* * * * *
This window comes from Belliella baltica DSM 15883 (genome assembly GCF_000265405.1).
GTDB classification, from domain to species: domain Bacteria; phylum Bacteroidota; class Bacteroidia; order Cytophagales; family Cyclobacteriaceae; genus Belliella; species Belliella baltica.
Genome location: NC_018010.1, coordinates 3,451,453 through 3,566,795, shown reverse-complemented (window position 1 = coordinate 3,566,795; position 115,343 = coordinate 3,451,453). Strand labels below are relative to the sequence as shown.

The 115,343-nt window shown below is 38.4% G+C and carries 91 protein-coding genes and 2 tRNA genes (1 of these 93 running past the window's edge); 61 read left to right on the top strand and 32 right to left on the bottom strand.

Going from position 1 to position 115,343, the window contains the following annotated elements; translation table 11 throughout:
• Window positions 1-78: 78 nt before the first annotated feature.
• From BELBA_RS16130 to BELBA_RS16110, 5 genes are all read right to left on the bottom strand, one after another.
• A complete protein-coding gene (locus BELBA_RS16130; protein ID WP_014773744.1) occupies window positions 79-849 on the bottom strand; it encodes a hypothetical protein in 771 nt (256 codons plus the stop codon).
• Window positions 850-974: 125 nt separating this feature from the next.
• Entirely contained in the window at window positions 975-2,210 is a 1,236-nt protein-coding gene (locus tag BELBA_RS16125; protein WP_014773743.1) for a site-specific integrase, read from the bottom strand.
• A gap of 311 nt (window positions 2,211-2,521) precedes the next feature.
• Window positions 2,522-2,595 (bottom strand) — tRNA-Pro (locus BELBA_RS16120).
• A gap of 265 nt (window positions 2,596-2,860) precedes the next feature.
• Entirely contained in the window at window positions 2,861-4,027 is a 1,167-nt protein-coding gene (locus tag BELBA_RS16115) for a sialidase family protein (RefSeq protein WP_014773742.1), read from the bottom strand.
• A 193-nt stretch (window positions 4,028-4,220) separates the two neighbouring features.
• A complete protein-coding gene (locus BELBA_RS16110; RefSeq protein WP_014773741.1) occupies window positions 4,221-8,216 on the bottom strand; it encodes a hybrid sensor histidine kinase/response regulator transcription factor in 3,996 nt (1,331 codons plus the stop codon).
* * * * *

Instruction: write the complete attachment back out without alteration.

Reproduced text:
This window comes from Belliella baltica DSM 15883 (genome assembly GCF_000265405.1).
GTDB classification, from domain to species: domain Bacteria; phylum Bacteroidota; class Bacteroidia; order Cytophagales; family Cyclobacteriaceae; genus Belliella; species Belliella baltica.
Genome location: NC_018010.1, coordinates 3,451,453 through 3,566,795, shown reverse-complemented (window position 1 = coordinate 3,566,795; position 115,343 = coordinate 3,451,453). Strand labels below are relative to the sequence as shown.

The 115,343-nt window shown below is 38.4% G+C and carries 91 protein-coding genes and 2 tRNA genes (1 of these 93 running past the window's edge); 61 read left to right on the top strand and 32 right to left on the bottom strand.

Going from position 1 to position 115,343, the window contains the following annotated elements; translation table 11 throughout:
• Window positions 1-78: 78 nt before the first annotated feature.
• From BELBA_RS16130 to BELBA_RS16110, 5 genes are all read right to left on the bottom strand, one after another.
• A complete protein-coding gene (locus BELBA_RS16130; protein ID WP_014773744.1) occupies window positions 79-849 on the bottom strand; it encodes a hypothetical protein in 771 nt (256 codons plus the stop codon).
• Window positions 850-974: 125 nt separating this feature from the next.
• Entirely contained in the window at window positions 975-2,210 is a 1,236-nt protein-coding gene (locus tag BELBA_RS16125; protein WP_014773743.1) for a site-specific integrase, read from the bottom strand.
• A gap of 311 nt (window positions 2,211-2,521) precedes the next feature.
• Window positions 2,522-2,595 (bottom strand) — tRNA-Pro (locus BELBA_RS16120).
• A gap of 265 nt (window positions 2,596-2,860) precedes the next feature.
• Entirely contained in the window at window positions 2,861-4,027 is a 1,167-nt protein-coding gene (locus tag BELBA_RS16115) for a sialidase family protein (RefSeq protein WP_014773742.1), read from the bottom strand.
• A 193-nt stretch (window positions 4,028-4,220) separates the two neighbouring features.
• A complete protein-coding gene (locus BELBA_RS16110; RefSeq protein WP_014773741.1) occupies window positions 4,221-8,216 on the bottom strand; it encodes a hybrid sensor histidine kinase/response regulator transcription factor in 3,996 nt (1,331 codons plus the stop codon).